One million species are under threat of extinction worldwide, primarily due to adverse human impact. The loss of a species is an ethical tragedy, but additionally, it can have dramatic effects on the functioning of ecosystems on Earth. In each ecosystem, species have their roles, just like actors do in a play. These roles depend on the characteristics of the species, like their size, weight, shape, reproductive capacity, or the food resources they use. If some species are similar, they can sometimes substitute each other and keep the ecosystem going even if one of them is lost. However, the accumulated loss of many species can lead to ecosystem degradation with a direct adverse effect on human well-being.
There are so many different species of various kinds that it is extremely difficult to generalize the global functional variation and understand the functional consequences of biodiversity loss. A research group from the University of Tartu took the challenge and compiled data on characteristics of more than 75,000 species of plants, mammals, birds, amphibians, reptiles, and freshwater fish. The unprecedented global summary of organisms' functions was just published in Science Advances.
All species were projected onto a so-called functional space - a mathematical abstraction of their form and function. In this functional space, similar species are located close to each other, and dissimilar species are far. Overall, the functional space has some "regions" with plenty of species and others with just a few. The leading author, Dr Carlos P. Carmona, notes, "A very interesting result that we found is that, in all these groups, more than half of the species are responsible for less than 20% of the functions performed by the group, therefore implying that 80% of the remaining functions are performed by few species which are functionally unique."
Some particular functions performed by a taxonomic group, such as plants, mammals or freshwater fish, may be shared among many species or only supported by a few species. For example, on a global scale, there are many species of grasses that have similar features and perform similar functions, but there are not many species with the features of a redwood. In the case of functions performed by many species, it is unlikely that the extinction of some of these species will strongly affect the functions of the whole group. On the contrary, if certain functions are performed by only one or a few species, their disappearance will lead to a reduction in the range of functions performed by the entire group.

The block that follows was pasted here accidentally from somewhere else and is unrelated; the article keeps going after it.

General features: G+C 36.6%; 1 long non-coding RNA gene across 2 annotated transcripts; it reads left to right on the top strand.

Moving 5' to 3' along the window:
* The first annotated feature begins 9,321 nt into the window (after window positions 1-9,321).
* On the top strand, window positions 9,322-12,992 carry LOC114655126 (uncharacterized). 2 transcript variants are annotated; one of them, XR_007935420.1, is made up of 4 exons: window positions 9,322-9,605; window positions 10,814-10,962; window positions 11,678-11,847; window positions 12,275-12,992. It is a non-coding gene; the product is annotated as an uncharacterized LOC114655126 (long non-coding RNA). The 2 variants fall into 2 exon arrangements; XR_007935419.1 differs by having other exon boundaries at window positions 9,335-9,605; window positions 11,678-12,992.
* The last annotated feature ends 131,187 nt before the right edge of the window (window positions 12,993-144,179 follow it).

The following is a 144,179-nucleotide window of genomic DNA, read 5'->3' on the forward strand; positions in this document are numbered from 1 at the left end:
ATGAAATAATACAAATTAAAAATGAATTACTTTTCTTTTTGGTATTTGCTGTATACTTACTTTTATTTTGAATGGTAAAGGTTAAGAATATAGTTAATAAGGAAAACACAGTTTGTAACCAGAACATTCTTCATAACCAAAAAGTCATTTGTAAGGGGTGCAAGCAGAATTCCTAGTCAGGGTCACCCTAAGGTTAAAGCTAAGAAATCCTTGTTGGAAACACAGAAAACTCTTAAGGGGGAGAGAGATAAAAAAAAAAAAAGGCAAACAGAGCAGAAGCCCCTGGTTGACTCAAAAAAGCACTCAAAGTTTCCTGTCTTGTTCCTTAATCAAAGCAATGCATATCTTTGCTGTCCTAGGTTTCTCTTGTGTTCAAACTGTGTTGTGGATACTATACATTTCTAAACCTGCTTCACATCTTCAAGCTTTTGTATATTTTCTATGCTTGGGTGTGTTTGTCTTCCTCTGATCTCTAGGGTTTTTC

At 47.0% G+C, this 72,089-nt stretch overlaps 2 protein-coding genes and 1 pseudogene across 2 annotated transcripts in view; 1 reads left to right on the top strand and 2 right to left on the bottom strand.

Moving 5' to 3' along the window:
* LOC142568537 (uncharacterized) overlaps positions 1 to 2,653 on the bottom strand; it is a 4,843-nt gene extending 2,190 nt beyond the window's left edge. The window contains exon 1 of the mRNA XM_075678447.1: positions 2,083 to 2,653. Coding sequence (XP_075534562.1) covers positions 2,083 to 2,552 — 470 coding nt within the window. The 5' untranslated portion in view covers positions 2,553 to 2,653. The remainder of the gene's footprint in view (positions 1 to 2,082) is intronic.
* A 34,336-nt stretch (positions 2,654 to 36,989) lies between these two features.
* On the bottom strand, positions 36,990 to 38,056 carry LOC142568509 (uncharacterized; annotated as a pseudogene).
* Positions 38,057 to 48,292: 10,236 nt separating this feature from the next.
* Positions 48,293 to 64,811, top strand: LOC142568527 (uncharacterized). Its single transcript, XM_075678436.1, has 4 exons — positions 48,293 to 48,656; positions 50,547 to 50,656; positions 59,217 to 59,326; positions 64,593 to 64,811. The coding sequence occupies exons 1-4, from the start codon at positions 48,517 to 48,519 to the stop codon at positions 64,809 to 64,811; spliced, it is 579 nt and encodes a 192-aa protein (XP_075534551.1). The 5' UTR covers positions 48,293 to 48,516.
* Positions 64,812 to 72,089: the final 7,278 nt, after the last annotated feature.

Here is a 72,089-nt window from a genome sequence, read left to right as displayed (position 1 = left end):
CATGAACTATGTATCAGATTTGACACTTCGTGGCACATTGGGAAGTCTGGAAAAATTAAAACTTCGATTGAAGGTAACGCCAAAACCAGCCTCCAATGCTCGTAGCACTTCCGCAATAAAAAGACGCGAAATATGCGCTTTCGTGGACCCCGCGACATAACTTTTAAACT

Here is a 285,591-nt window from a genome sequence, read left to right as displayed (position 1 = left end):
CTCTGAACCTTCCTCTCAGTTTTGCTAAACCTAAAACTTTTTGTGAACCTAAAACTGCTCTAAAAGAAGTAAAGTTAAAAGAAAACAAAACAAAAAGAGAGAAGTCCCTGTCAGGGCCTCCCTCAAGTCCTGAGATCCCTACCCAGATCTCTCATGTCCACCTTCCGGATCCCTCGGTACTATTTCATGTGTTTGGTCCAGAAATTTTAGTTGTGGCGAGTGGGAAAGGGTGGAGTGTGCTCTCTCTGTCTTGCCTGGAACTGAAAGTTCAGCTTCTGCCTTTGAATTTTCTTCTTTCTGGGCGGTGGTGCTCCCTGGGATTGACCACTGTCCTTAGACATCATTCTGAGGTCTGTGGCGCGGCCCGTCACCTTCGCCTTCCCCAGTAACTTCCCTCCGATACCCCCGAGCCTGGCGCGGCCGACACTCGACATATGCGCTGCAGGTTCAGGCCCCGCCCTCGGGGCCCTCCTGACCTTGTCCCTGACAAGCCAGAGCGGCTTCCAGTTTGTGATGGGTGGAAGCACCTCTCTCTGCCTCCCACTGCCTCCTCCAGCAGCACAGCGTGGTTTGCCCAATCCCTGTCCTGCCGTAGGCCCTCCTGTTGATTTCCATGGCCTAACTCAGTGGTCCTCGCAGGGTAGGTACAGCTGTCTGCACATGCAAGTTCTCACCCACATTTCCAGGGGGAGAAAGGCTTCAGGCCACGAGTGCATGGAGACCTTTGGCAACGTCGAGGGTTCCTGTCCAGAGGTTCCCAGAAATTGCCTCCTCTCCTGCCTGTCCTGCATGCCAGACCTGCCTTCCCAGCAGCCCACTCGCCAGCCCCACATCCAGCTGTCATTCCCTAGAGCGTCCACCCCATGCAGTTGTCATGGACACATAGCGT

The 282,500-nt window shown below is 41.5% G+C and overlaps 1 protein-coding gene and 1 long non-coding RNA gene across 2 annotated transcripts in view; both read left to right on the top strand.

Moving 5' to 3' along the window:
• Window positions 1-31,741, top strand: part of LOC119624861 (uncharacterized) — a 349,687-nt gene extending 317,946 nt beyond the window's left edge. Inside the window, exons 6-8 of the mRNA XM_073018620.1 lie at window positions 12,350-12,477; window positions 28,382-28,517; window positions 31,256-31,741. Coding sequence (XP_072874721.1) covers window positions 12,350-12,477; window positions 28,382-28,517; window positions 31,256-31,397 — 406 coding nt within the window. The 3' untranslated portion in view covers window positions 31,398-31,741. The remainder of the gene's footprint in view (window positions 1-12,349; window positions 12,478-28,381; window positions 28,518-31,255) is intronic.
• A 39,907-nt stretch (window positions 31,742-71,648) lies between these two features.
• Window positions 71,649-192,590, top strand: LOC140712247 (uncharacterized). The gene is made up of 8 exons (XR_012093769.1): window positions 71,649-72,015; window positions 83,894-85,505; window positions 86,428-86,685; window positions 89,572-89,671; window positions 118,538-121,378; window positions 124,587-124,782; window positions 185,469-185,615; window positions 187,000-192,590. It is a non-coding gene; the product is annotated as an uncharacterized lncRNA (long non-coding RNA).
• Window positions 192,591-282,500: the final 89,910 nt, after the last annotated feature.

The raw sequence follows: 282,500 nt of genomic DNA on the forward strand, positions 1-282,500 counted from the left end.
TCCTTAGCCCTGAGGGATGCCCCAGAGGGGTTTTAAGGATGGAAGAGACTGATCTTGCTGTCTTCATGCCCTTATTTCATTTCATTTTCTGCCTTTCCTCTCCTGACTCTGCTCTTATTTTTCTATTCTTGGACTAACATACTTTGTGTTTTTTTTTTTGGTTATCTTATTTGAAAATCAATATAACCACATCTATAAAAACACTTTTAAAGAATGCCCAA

The research group also explored how much we can lose from the functional space if these one million threatened species do go extinct. Dr Carmona continues, "We wanted to explore how extinctions will affect the functioning of different groups of organisms. We found that large, long-lived, and low-fertility species are universally more likely to be threatened. This is bad news because we know that the largest plants and animals play a hugely important role in functions such as soil fertility, seed dispersion or carbon storage. Their extinction would therefore cause an overall reorganization of the range of functions performed."
Since many species can substitute each other's roles, the functional decline would be up to 5%, with the most dramatic losses happening to freshwater fish. This percentage is lower than the potential loss of species numbers. Still, it can have a major influence on the ecosystem services to humans, like clean air and water, soil fertility, our own food, medicines, building material, or good physical and mental health. In addition, a very large part of the functional space will rely on a much lower number of species, and possible subsequent biodiversity loss will already have a much more dramatic effect.
Dr Carmona also has a clear suggestion to nature conservation authorities: "We propose that species providing unique trait combinations should have a top conservation priority because losing them would imply the complete disappearance of their functions from Earth."